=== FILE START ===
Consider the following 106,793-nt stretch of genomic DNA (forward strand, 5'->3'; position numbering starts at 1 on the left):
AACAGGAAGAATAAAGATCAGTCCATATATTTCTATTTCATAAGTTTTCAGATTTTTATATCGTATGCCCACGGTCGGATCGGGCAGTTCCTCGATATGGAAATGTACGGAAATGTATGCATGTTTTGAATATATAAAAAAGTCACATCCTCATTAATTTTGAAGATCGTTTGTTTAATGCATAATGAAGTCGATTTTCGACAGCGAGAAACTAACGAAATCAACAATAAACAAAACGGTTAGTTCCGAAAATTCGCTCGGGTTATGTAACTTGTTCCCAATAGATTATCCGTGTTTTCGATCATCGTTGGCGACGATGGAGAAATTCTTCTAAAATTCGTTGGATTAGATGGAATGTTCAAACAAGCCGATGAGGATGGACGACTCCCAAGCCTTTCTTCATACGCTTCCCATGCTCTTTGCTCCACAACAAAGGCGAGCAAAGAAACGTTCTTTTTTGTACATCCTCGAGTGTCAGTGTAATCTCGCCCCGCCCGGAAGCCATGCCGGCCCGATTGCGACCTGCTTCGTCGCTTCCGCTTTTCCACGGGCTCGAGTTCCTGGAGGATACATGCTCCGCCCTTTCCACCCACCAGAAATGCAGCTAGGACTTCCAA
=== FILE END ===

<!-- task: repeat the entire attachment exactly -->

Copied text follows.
Consider the following 106,793-nt stretch of genomic DNA (forward strand, 5'->3'; position numbering starts at 1 on the left):
AACAGGAAGAATAAAGATCAGTCCATATATTTCTATTTCATAAGTTTTCAGATTTTTATATCGTATGCCCACGGTCGGATCGGGCAGTTCCTCGATATGGAAATGTACGGAAATGTATGCATGTTTTGAATATATAAAAAAGTCACATCCTCATTAATTTTGAAGATCGTTTGTTTAATGCATAATGAAGTCGATTTTCGACAGCGAGAAACTAACGAAATCAACAATAAACAAAACGGTTAGTTCCGAAAATTCGCTCGGGTTATGTAACTTGTTCCCAATAGATTATCCGTGTTTTCGATCATCGTTGGCGACGATGGAGAAATTCTTCTAAAATTCGTTGGATTAGATGGAATGTTCAAACAAGCCGATGAGGATGGACGACTCCCAAGCCTTTCTTCATACGCTTCCCATGCTCTTTGCTCCACAACAAAGGCGAGCAAAGAAACGTTCTTTTTTGTACATCCTCGAGTGTCAGTGTAATCTCGCCCCGCCCGGAAGCCATGCCGGCCCGATTGCGACCTGCTTCGTCGCTTCCGCTTTTCCACGGGCTCGAGTTCCTGGAGGATACATGCTCCGCCCTTTCCACCCACCAGAAATGCAGCTAGGACTTCCAA